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3.5: Haloalkane - Classification and Nomenclature

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  • learning objectives

    • classify alkyl halides as primary, secondary, or tertiary
    • name alkyl halides using IUPAC (systematic) and selected common name nomenclature
    • draw the structure of alkyl halides from IUPAC (systematic) and selected common names

    The haloalkanes, also known as alkyl halides, are a group of chemical compounds comprised of an alkane with one or more hydrogens replaced by a halogen atom (fluorine, chlorine, bromine, or iodine). There is a fairly large distinction between the structural and physical properties of haloalkanes and the structural and physical properties of alkanes. As mentioned above, the structural differences are due to the replacement of one or more hydrogens with a halogen atom. The differences in physical properties are a result of factors such as electronegativity, bond length, bond strength, and molecular size. A few representative alklyl halides are shown below.


    Alkyl halides are a versatile and useful functional group for multi-step organic synthesis. The reactivity of the alkyl halides can be predicted using their structural classifications. To communicate the three different structures, the terms primary, secondary, and tertiary are used. The classification is determined by the number of carbons bonded to the carbon bearing the halide. This classification strategy is analogous to the one used for alcohols and is explained in further detail below.

    Classification of Alkyl Halides

    Functional group classifications are based on the bonding patterns of the atoms involved. There is only one neutral bonding pattern for halogens (three lone pairs and a single bond) so the halogens cannot be used to determine their classification. To determine the classification of alkyl halides, the bonding pattern of the carbon bonded to the halogen is used as shown in the diagram below.

    alkyl halide classification.png

    Primary alkyl halides

    In a primary (1°) halogenoalkane, the carbon which carries the halogen atom is only attached to one other alkyl group.Some examples of primary alkyl halides include:


    Notice that it doesn't matter how complicated the attached alkyl group is. In each case there is only one linkage to an alkyl group from the CH2 group holding the halogen. There is an exception to this: CH3Br and the other methyl halides are often counted as primary alkyl halides even though there are no alkyl groups attached to the carbon with the halogen on it.

    Secondary alkyl halides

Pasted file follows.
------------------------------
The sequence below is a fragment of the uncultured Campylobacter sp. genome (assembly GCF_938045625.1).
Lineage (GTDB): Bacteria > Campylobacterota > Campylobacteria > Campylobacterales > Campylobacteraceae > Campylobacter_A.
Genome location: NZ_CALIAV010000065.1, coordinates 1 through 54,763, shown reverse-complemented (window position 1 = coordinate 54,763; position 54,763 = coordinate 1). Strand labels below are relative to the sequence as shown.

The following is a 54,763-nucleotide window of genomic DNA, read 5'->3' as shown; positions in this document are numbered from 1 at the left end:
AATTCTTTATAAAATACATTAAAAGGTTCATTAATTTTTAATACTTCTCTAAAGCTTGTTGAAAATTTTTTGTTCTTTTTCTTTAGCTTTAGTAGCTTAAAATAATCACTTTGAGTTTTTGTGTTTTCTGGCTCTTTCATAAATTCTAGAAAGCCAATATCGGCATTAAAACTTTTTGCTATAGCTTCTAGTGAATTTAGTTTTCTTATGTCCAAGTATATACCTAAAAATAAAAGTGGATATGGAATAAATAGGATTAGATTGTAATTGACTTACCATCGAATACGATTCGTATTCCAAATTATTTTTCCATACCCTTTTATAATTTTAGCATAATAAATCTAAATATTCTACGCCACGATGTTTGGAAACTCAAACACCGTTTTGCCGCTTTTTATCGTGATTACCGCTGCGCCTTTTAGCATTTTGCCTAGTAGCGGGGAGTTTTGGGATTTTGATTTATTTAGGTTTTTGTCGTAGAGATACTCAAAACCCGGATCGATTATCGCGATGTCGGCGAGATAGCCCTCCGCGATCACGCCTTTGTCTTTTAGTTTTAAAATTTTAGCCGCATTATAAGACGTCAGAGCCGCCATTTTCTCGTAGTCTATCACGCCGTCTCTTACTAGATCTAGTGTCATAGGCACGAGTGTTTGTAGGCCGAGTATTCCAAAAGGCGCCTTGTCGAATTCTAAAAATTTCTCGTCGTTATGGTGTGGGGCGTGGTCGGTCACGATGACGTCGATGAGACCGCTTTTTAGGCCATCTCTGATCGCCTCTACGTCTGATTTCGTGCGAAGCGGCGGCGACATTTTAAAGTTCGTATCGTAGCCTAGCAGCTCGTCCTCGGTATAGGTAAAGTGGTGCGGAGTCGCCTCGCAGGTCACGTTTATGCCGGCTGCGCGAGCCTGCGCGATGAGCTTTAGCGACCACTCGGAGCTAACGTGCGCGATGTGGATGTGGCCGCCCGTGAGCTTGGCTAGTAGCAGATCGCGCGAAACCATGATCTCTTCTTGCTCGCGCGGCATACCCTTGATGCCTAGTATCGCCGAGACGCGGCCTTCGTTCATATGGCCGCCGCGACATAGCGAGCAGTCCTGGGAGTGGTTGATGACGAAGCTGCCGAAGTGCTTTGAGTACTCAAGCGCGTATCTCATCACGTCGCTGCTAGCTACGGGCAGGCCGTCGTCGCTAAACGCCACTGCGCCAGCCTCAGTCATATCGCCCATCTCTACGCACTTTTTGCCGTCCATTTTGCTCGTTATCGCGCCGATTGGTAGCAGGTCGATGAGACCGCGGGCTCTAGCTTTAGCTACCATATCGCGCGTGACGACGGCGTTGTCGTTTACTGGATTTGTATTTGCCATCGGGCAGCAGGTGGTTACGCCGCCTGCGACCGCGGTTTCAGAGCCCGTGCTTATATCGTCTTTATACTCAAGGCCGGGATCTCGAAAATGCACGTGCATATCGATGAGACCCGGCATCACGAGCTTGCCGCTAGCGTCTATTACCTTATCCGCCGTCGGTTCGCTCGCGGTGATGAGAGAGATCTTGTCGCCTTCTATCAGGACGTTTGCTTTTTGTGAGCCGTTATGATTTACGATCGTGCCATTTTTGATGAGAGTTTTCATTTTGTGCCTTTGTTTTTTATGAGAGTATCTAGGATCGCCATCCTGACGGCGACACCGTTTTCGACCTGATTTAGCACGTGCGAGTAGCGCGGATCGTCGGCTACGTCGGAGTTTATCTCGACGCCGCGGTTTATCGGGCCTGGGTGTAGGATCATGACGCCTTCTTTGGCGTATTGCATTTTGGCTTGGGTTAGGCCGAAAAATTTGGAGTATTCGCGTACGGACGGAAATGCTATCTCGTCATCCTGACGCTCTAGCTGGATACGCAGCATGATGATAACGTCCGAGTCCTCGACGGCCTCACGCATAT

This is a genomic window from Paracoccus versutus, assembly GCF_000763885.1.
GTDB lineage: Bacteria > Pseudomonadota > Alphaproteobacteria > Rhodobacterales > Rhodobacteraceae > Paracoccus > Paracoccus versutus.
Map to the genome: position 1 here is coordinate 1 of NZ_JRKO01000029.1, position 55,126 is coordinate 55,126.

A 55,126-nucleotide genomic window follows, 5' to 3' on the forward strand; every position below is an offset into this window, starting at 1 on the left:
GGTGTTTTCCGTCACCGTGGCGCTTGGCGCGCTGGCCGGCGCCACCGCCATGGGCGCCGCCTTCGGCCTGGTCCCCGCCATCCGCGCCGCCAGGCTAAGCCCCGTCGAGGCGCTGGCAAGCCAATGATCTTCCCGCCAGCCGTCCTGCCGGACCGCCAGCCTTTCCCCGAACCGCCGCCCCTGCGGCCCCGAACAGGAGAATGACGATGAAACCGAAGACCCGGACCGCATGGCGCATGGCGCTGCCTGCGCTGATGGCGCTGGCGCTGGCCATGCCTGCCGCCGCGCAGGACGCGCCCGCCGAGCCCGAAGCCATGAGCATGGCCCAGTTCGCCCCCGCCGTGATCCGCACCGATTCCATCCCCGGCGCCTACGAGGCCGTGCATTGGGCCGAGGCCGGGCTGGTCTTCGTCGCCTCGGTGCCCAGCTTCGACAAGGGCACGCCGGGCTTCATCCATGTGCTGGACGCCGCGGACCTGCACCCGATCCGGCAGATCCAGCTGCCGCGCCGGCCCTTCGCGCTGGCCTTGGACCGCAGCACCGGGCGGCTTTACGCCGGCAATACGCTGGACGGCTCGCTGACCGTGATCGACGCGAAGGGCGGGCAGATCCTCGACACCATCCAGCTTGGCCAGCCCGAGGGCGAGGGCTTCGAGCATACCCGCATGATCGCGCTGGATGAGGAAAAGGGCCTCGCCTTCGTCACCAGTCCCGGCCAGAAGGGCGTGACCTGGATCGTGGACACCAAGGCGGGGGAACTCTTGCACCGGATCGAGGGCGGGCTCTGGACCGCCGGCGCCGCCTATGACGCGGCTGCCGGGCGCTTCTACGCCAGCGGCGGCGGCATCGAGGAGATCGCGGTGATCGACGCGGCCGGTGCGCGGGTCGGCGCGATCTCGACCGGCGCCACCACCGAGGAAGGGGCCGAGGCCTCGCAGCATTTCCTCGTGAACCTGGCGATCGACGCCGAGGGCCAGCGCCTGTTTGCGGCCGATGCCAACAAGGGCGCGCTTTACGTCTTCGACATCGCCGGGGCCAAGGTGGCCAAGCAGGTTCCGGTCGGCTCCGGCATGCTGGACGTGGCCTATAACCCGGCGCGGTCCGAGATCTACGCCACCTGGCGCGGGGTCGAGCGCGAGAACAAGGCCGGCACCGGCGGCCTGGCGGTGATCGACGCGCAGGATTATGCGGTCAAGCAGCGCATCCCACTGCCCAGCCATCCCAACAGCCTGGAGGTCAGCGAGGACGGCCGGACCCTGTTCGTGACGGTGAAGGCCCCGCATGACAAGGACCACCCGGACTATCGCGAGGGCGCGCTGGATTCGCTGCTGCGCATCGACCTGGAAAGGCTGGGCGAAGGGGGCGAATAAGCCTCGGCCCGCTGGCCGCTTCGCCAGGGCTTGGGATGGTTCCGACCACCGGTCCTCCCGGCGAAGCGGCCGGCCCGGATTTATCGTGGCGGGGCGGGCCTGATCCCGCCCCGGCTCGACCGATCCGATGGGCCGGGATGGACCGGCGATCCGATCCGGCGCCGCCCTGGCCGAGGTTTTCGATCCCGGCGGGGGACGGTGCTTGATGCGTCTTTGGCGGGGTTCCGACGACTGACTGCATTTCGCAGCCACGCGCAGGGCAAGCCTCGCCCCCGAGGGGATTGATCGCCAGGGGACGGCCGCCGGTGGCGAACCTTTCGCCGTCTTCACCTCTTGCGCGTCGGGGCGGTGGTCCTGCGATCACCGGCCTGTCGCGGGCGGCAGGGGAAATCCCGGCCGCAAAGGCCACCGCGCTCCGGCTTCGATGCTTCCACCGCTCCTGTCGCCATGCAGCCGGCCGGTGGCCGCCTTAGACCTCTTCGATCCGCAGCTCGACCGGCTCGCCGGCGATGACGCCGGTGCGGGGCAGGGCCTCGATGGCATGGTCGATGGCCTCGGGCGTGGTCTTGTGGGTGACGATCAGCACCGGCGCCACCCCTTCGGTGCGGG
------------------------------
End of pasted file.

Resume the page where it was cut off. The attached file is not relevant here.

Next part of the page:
In a secondary (2°) halogenoalkane, the carbon with the halogen attached is joined directly to two other alkyl groups, which may be the same or different. Examples:


    Tertiary alkyl halides

    In a tertiary (3°) halogenoalkane, the carbon atom holding the halogen is attached directly to three alkyl groups, which may be any combination of same or different. Examples:


    IUPAC and Common Nomenclature

    The replacement of only one hydrogen atom gives an alkyl halide (or haloalkane) so the nomenclature system is closely related to the system for alkanes. The common names of alkyl halides consist of two parts: the name of the alkyl group plus the stem of the name of the halogen, with the ending -ide.

    Common Name Format: alkyl name + halide name

    The IUPAC system uses the name of the parent alkane with a prefix indicating the halogen substituents, preceded by number indicating the substituent’s location. The prefixes are fluoro-, chloro-, bromo-, and iodo-. Thus CH3CH2Cl has the common name ethyl chloride and the IUPAC name chloroethane. For simple halo alkanes, the IUPAC name includes the three parts shown below.

    IUPAC Name Format: locator # + halo prefix + parent alkane

    Alkyl halides with simple alkyl groups (one to four carbon atoms) are often called by common names. Those with a larger number of carbon atoms are usually given IUPAC names.

    ch 3 sect 5 example.png


    Give the common and IUPAC names for each compound.

    1. CH3CH2CH2Br
    2. (CH3)2CHCl


    1. The alkyl group (CH3CH2CH2–) is a propyl group, and the halogen is bromine (Br). The common name is therefore propyl bromide. For the IUPAC name, the prefix for bromine (bromo) is combined with the name for a three-carbon chain (propane), preceded by a number identifying the carbon atom to which the Br atom is attached, so the IUPAC name is 1-bromopropane.
    2. The alkyl group [(CH3)2CH–] has three carbon atoms, with a chlorine (Cl) atom attached to the middle carbon atom. The alkyl group is therefore isopropyl, and the common name of the compound is isopropyl chloride. For the IUPAC name, the Cl atom (prefix chloro-) attached to the middle (second) carbon atom of a propane chain results in 2-chloropropane.


    Give common and IUPAC names for each compound.

    1. CH3CH2I
  • Exercise

    Give the IUPAC name for each compound.

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    3. The parent alkane has five carbon atoms in the longest continuous chain; it is pentane. A bromo (Br) group is attached to the second carbon atom of the chain. The IUPAC name is 2-bromopentane.

    4. The parent alkane is hexane. Methyl (CH3) and bromo (Br) groups are attached to the second and fourth carbon atoms, respectively. Listing the substituents in alphabetical order gives the name 4-bromo-2-methylhexane.


    Give the IUPAC name for each compound.


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    5. 2-choro-3-methylbutane

    6. 1-bromo-2-chloro-4-methylpentane